As I scroll through the chain of WhatsApp messages. I can see some texts that have gone low in the chain of messages because you don’t interact with all of them regularly.
But there are few special ones with whom you start your day since years on end. In these crazy times of uncertainty some remain this certainty everyday.
Chinna Dua was that special friend to me.
Its 11.30 pm and as I get the news. I am dumbfounded. It is in the haze of my sleeping pill plus the inability to be coherent of something you are unprepared for. I lie still listening to the voice on the other end sob. I have no words.
In the dark of my room, I open my phone and stare at the last text. I scroll with the hope that there will soon be a text from her tomorrow. I listen to our past voice messages to each other. I feel choked and in complete loss.
As I digested the news of her demise. I was engulfed with emotions very difficult to articulate.
I realised I will no longer be able to meet her in Delhi, hear her laugh and listen to her voice messages.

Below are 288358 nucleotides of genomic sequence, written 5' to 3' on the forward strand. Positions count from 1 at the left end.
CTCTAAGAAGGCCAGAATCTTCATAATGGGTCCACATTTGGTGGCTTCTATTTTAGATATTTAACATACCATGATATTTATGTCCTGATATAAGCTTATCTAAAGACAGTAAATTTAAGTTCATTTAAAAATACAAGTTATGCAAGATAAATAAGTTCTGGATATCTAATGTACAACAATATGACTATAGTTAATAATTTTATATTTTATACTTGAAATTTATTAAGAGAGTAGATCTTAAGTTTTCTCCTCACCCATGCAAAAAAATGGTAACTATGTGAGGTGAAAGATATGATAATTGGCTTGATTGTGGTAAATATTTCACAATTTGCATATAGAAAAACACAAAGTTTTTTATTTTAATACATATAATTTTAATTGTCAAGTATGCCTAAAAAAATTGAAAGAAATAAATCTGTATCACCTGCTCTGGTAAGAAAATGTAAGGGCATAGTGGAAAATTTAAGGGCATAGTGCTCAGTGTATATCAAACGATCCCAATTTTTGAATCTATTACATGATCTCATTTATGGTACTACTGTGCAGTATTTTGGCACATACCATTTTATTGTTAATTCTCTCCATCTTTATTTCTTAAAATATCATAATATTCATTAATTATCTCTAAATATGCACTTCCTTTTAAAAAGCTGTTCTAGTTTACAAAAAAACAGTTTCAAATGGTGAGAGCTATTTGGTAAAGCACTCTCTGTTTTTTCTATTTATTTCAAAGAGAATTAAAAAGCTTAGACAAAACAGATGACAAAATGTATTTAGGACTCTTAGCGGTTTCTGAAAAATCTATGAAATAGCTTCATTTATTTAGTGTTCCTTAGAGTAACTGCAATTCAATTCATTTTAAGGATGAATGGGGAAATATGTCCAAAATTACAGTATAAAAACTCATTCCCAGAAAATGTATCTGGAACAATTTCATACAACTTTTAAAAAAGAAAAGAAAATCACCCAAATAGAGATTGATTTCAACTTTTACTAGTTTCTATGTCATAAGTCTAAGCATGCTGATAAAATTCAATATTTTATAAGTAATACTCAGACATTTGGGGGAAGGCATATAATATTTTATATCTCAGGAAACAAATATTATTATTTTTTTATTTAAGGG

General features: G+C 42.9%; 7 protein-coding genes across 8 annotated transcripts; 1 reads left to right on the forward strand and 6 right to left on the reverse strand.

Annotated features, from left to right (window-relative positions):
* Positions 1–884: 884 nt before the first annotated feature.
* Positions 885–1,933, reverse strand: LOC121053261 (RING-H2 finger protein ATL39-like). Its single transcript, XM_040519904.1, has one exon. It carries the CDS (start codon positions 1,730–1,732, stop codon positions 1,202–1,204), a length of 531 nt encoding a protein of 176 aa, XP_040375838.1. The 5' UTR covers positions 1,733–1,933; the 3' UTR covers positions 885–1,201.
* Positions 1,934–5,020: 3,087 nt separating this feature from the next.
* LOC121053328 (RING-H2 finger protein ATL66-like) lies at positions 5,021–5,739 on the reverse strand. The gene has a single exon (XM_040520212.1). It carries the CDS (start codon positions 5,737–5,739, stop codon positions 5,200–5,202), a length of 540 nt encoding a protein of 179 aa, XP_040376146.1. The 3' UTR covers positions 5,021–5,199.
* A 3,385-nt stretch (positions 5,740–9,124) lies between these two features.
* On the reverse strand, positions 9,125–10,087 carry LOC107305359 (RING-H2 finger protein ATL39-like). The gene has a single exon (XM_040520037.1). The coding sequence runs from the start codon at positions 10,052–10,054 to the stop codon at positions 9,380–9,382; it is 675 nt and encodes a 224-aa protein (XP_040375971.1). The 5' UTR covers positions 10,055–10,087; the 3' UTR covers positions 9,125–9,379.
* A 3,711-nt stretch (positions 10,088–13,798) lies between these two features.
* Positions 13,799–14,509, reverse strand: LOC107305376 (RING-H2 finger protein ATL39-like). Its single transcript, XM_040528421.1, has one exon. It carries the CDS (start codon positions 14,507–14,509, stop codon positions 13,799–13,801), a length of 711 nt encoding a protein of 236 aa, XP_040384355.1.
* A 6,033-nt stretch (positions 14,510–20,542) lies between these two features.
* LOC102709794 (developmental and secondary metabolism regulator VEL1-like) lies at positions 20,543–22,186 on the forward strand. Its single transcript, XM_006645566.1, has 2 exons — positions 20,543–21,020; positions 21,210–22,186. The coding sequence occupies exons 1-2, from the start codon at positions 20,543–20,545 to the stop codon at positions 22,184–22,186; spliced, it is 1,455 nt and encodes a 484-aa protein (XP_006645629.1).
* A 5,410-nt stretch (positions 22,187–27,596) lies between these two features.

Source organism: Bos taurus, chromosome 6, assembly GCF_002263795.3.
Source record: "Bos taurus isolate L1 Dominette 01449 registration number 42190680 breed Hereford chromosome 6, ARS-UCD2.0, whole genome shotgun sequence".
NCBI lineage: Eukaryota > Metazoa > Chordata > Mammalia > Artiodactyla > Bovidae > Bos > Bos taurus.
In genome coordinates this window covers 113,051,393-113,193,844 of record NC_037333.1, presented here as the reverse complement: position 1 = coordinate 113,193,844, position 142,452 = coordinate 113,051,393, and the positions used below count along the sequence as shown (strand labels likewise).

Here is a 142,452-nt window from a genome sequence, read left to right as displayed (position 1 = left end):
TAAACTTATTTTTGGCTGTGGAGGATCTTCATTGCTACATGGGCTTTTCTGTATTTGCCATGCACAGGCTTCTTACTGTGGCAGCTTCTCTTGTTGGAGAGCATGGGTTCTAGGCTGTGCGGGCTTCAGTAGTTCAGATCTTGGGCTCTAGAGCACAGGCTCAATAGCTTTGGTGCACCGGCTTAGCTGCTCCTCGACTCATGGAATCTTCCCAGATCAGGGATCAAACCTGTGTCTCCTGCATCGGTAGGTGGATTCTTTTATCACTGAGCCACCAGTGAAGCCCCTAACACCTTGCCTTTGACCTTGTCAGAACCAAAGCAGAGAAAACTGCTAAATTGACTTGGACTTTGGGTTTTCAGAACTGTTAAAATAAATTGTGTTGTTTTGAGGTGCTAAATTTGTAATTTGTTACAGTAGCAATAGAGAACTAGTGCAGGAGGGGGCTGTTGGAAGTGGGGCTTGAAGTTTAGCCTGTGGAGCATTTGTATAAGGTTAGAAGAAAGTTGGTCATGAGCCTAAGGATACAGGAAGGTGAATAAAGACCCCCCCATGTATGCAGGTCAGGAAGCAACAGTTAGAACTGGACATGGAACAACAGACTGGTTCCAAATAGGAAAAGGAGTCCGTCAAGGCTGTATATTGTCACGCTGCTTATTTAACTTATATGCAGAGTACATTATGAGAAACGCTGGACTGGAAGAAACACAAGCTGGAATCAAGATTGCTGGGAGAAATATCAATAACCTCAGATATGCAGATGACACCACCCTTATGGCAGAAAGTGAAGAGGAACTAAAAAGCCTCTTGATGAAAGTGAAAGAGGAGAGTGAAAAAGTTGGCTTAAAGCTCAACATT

Mourning someone you really like too much is like a seizure of the heart. You feel sudden bursts of denial and then also some spurts of arriving to a place of knowing, that the phone won’t have her voice on the other end ever again.
The green sign signalling she is “active” on Instagram won’t be on ever again.
At this juncture when the only connection remains the digital connection, you don’t know how to express this overwhelming sense of loss. We are all grieving in public.
You look back at the last Facebook photo tag and read about the person through the eyes of others to understand that there will remain so many dimensions of your friend you will learn, over time except that it won’t be in her voice ever again.